Common Weakness Enumeration

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CWE-311: Missing Encryption of Sensitive Data

Weakness ID: 311
Abstraction: Base
Structure: Simple
Status: Draft
Presentation Filter:
+ Description
The software does not encrypt sensitive or critical information before storage or transmission.
+ Extended Description
The lack of proper data encryption passes up the guarantees of confidentiality, integrity, and accountability that properly implemented encryption conveys.
+ Relationships

The table(s) below shows the weaknesses and high level categories that are related to this weakness. These relationships are defined as ChildOf, ParentOf, MemberOf and give insight to similar items that may exist at higher and lower levels of abstraction. In addition, relationships such as PeerOf and CanAlsoBe are defined to show similar weaknesses that the user may want to explore.

+ Relevant to the view "Architectural Concepts" (CWE-1008)
MemberOfCategoryCategory1013Encrypt Data
+ Relevant to the view "Development Concepts" (CWE-699)
+ Modes Of Introduction

The different Modes of Introduction provide information about how and when this weakness may be introduced. The Phase identifies a point in the software life cycle at which introduction may occur, while the Note provides a typical scenario related to introduction during the given phase.

Architecture and DesignOMISSION: This weakness is caused by missing a security tactic during the architecture and design phase.
+ Applicable Platforms
The listings below show possible areas for which the given weakness could appear. These may be for specific named Languages, Operating Systems, Architectures, Paradigms, Technologies, or a class of such platforms. The platform is listed along with how frequently the given weakness appears for that instance.


Class: Language-Independent (Undetermined Prevalence)

+ Common Consequences

The table below specifies different individual consequences associated with the weakness. The Scope identifies the application security area that is violated, while the Impact describes the negative technical impact that arises if an adversary succeeds in exploiting this weakness. The Likelihood provides information about how likely the specific consequence is expected to be seen relative to the other consequences in the list. For example, there may be high likelihood that a weakness will be exploited to achieve a certain impact, but a low likelihood that it will be exploited to achieve a different impact.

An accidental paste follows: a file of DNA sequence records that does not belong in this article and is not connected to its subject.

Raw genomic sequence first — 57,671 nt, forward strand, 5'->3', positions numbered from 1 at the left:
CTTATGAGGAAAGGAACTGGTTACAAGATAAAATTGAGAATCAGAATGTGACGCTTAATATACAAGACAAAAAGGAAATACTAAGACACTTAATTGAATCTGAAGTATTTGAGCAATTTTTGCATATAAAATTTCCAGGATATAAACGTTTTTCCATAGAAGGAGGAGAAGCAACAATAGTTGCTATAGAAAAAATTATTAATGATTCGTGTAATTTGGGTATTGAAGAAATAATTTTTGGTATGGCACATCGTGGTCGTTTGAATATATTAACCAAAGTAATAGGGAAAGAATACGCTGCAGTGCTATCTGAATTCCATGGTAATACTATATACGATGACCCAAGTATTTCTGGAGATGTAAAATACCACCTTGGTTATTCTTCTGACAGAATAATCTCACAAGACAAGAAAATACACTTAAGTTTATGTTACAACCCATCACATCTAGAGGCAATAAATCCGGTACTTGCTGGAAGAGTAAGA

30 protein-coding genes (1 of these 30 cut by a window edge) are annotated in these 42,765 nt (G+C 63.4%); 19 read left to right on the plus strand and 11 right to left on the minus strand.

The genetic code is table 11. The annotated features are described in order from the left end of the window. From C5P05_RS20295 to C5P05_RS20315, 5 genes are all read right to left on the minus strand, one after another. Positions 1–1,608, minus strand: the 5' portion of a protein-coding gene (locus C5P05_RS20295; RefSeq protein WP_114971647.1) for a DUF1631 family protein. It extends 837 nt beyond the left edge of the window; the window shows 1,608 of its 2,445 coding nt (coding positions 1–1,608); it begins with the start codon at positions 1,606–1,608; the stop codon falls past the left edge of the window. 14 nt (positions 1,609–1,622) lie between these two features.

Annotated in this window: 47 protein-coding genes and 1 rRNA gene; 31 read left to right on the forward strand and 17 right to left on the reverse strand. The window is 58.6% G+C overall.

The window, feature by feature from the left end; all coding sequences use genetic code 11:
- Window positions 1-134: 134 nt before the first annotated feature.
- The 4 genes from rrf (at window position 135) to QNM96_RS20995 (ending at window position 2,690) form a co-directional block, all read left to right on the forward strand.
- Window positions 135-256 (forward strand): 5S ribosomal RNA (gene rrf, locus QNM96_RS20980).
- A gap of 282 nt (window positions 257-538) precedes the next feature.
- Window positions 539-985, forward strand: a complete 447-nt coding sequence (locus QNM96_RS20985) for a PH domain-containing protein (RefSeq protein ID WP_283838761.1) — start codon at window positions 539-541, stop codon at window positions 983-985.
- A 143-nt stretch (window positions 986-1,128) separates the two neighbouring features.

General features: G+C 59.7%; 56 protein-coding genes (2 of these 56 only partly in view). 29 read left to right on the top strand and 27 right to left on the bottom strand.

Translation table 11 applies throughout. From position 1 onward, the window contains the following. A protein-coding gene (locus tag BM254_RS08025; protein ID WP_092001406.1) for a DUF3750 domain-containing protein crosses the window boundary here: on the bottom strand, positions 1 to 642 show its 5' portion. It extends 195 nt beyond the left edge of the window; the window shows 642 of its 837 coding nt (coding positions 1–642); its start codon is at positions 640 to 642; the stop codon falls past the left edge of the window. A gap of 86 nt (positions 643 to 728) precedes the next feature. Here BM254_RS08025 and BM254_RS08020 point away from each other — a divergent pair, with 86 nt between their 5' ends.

Technical Impact: Read Application Data

If the application does not use a secure channel, such as SSL, to exchange sensitive information, it is possible for an attacker with access to the network traffic to sniff packets from the connection and uncover the data. This attack is not technically difficult, but does require physical access to some portion of the network over which the sensitive data travels. This access is usually somewhere near where the user is connected to the network (such as a colleague on the company network) but can be anywhere along the path from the user to the end server.

Technical Impact: Modify Application Data

Omitting the use of encryption in any program which transfers data over a network of any kind should be considered on par with delivering the data sent to each user on the local networks of both the sender and receiver. Worse, this omission allows for the injection of data into a stream of communication between two parties -- with no means for the victims to separate valid data from invalid. In this day of widespread network attacks and password collection sniffers, it is an unnecessary risk to omit encryption from the design of any system which might benefit from it.
+ Likelihood Of Exploit
+ Demonstrative Examples

Example 1

This code writes a user's login information to a cookie so the user does not have to login again later.

(bad code)
Example Language: PHP 
function persistLogin($username, $password){
$data = array("username" => $username, "password"=> $password);
setcookie ("userdata", $data);


The code stores the user's username and password in plaintext in a cookie on the user's machine. This exposes the user's login information if their computer is compromised by an attacker. Even if the user's machine is not compromised, this weakness combined with cross-site scripting (CWE-79) could allow an attacker to remotely copy the cookie.